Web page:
No president is perfect

Keeping Biden accountable for promises he has made

Aubrey Rhoadarmer, Staff Writer

Illustration by Micky Flores-Nieves

On Jan. 20, 2021, Joe Biden will be inaugurated as the 46th president of the United States.

Now, our country will no longer be led by a white supremacist, a pedophile, and a rapist. With Trump out of office, our country will be able to begin to heal from electing an idiot to be one of the most powerful men in the world.

However, the end of the Trump administration is not the end of our fight for racial and environmental justice throughout America. Biden will not be a perfect president either, and it is our job to keep him accountable for the promises he has made.

Sophomore Mirelle Gutierrez-Palma is hoping that Biden will turn back on many of the decisions that have been made by Trump.

“We elected [Biden], of course, to defeat Donald Trump,” she explained, “But we also elected him to reverse everything that Trump has implemented and to sign us back onto treaties that would guarantee our safety and well-being.”

In 2017, President Trump abandoned the Paris Climate Accord, a United Nations treaty that focused on greenhouse gas emission mitigation through social and economic transformation, even while knowing that we have less than 10 years to get climate change under control.

Biden guarantees that under his administration the United States will re-enter the Paris Accord. He has also promised to address the climate emergency and lead the United States to achieve a 100% clean energy economy by 2050. We need to hold him to it.

We also need to hold Biden and Harris to their promises of seeking racial justice.

Indigenous and black voters showed up in record numbers this election in order to vote Trump out. Most black women, 91% in fact, voted for Biden. An unprecedented turnout of Indigenous voters led to Biden’s vital wins in Wisconsin and Arizona.

People of color turned out for Biden. Now, we need to remind this administration that they are responsible for supporting the demographics that put them in office. However, both Kamala Harris and Joe Biden have spotty histories when it comes to seeking racial equity.

In his early years in politics, Biden had a big hand in progressing mass incarceration when he supported legislation such as the 1994 Crime Bill. Harris, too, as a criminal prosecutor in California, was responsible for an influx of black and brown people into the prison system in the early 2000s.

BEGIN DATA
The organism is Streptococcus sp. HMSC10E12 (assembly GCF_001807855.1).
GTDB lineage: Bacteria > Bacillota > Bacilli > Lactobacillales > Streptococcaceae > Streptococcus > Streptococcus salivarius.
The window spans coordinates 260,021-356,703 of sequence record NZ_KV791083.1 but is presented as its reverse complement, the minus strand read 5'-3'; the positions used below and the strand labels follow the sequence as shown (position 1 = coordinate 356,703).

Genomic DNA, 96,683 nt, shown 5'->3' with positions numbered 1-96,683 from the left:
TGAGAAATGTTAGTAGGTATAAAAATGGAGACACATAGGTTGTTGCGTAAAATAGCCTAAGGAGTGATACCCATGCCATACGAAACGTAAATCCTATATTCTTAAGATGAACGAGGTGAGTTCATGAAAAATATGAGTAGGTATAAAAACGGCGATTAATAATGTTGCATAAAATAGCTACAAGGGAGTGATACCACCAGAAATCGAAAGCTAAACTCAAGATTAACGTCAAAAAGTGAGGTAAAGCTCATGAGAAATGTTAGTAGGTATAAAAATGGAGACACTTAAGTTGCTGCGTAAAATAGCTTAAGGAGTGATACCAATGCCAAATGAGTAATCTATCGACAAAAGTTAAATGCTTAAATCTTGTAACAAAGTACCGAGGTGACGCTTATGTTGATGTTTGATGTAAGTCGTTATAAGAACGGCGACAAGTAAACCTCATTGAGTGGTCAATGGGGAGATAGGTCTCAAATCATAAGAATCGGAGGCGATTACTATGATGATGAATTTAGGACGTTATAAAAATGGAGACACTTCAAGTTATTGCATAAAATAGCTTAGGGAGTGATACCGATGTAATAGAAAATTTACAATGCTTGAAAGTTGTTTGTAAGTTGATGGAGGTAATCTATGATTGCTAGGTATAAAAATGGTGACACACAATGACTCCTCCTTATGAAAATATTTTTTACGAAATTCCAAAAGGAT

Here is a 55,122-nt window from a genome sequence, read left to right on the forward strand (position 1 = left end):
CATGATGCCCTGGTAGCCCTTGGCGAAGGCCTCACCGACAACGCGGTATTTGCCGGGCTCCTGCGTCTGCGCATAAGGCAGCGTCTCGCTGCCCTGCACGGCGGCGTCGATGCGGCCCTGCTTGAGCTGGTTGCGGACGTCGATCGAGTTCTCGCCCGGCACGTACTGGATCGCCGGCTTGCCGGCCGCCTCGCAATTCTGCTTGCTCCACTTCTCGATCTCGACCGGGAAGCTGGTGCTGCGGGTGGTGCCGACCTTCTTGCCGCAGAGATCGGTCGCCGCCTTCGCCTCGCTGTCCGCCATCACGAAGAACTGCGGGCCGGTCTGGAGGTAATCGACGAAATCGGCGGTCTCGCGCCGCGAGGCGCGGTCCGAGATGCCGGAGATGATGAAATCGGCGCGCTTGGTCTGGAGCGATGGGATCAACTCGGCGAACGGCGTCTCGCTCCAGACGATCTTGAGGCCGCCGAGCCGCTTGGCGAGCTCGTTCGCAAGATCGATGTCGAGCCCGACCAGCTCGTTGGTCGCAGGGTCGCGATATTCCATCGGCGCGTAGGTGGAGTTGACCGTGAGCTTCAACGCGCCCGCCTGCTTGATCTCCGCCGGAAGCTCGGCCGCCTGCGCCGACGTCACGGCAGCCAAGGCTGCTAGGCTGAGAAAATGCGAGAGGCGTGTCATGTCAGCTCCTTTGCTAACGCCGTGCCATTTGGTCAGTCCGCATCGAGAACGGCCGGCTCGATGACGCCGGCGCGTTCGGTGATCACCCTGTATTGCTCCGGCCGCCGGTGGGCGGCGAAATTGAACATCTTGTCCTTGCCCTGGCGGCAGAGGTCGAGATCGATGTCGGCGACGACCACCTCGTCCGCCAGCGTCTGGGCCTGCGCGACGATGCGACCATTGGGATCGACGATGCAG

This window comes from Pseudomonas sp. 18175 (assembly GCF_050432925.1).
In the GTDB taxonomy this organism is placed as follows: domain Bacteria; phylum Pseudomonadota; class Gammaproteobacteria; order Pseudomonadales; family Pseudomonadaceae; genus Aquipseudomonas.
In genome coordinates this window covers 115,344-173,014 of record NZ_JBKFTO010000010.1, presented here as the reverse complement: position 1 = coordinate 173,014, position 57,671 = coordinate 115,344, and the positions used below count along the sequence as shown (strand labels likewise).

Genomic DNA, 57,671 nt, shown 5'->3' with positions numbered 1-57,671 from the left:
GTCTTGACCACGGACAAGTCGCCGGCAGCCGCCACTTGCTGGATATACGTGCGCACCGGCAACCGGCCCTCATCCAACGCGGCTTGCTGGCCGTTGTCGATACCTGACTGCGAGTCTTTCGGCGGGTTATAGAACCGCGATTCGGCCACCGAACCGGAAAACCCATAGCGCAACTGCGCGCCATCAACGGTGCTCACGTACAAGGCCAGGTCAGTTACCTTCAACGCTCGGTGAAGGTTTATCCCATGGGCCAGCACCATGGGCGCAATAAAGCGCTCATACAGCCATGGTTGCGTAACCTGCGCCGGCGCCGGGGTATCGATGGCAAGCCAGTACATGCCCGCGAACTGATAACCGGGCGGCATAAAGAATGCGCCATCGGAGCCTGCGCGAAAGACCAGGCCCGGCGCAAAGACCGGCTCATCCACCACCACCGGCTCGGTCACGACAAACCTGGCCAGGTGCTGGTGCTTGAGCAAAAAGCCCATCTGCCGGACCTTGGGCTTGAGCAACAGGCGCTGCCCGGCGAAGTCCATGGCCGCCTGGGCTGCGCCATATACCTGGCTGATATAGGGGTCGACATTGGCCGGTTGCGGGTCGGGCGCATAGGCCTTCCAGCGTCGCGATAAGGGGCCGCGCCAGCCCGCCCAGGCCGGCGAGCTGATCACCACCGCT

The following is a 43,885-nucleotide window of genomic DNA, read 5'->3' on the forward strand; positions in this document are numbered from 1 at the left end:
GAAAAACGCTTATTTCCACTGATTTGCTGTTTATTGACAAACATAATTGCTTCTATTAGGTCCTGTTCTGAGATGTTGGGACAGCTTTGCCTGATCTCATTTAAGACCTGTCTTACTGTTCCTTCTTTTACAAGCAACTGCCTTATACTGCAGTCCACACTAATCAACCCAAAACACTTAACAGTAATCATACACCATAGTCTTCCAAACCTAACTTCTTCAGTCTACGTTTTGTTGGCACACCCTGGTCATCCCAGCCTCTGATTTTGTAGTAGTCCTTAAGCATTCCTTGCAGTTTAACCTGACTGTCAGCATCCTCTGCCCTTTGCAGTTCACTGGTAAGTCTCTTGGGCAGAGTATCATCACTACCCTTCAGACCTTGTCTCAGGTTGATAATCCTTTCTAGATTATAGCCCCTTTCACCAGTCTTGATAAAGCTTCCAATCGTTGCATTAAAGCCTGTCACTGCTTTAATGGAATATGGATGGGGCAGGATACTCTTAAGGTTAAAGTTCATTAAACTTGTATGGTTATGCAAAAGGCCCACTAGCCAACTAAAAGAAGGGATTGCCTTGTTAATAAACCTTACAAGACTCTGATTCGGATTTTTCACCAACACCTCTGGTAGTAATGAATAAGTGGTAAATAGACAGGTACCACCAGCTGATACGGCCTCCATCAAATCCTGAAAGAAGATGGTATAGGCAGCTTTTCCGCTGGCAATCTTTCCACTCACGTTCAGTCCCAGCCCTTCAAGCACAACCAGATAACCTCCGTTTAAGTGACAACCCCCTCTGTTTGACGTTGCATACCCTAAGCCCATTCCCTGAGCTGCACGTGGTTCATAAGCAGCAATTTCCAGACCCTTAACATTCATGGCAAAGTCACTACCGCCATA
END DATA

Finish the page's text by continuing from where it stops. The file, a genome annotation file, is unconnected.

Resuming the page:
Freshman Liam Massey hopes that even with their histories, they will still look out for the people who have supported him throughout his campaign.

“He’s made promises in terms of looking at policing reform, looking at prison reform, looking at police use of force,” Massey said, ”And I think for myself and a lot of other people, I’m hoping he wasn’t just saying that so that he would win Democratic votes. We’re all hoping they weren’t empty promises.”

However, Junior Tatumn Mathews-Rauch is worried that Biden is not going to keep to his word.

“From what we’ve seen so far about who’s been picking [for his cabinet], it looks like the policies that he promised us aren’t necessarily what he’s going to enact,” she said, “The only way that things are going to happen is if we hold him accountable.” But how do we do that?

Educate yourself on his policies and keep up to date on the news. Read books and articles, watch films, talk with your friends and family about these issues. Be ready to call him out, whether that is through social media, or through writing letters and making phone calls, or going to protests and marches.

Keeping him in check will require us taking action. Junior Maddy Brown also believes that keeping state officials to their promises will help keep Biden, at the federal level, accountable as well.

“I think we need to keep having conversations about it, keep it in the public eye. Writing letters to our congresspeople and our governors, that’s really important,” they said. You can attend city council meetings, write letters to your senators, and show up for the people closest to you.

“We need to show up and show out,” Mathews-Rauch said. Over the summer, hundreds of thousands of people showed up to the Black Lives Matter protests. That energy is what we need to continue through Biden’s presidency.

In only one week, Biden is going to become the leader of the free world. It is our job as citizens of America to keep him to his word. We can not let the next four years be anything like the last.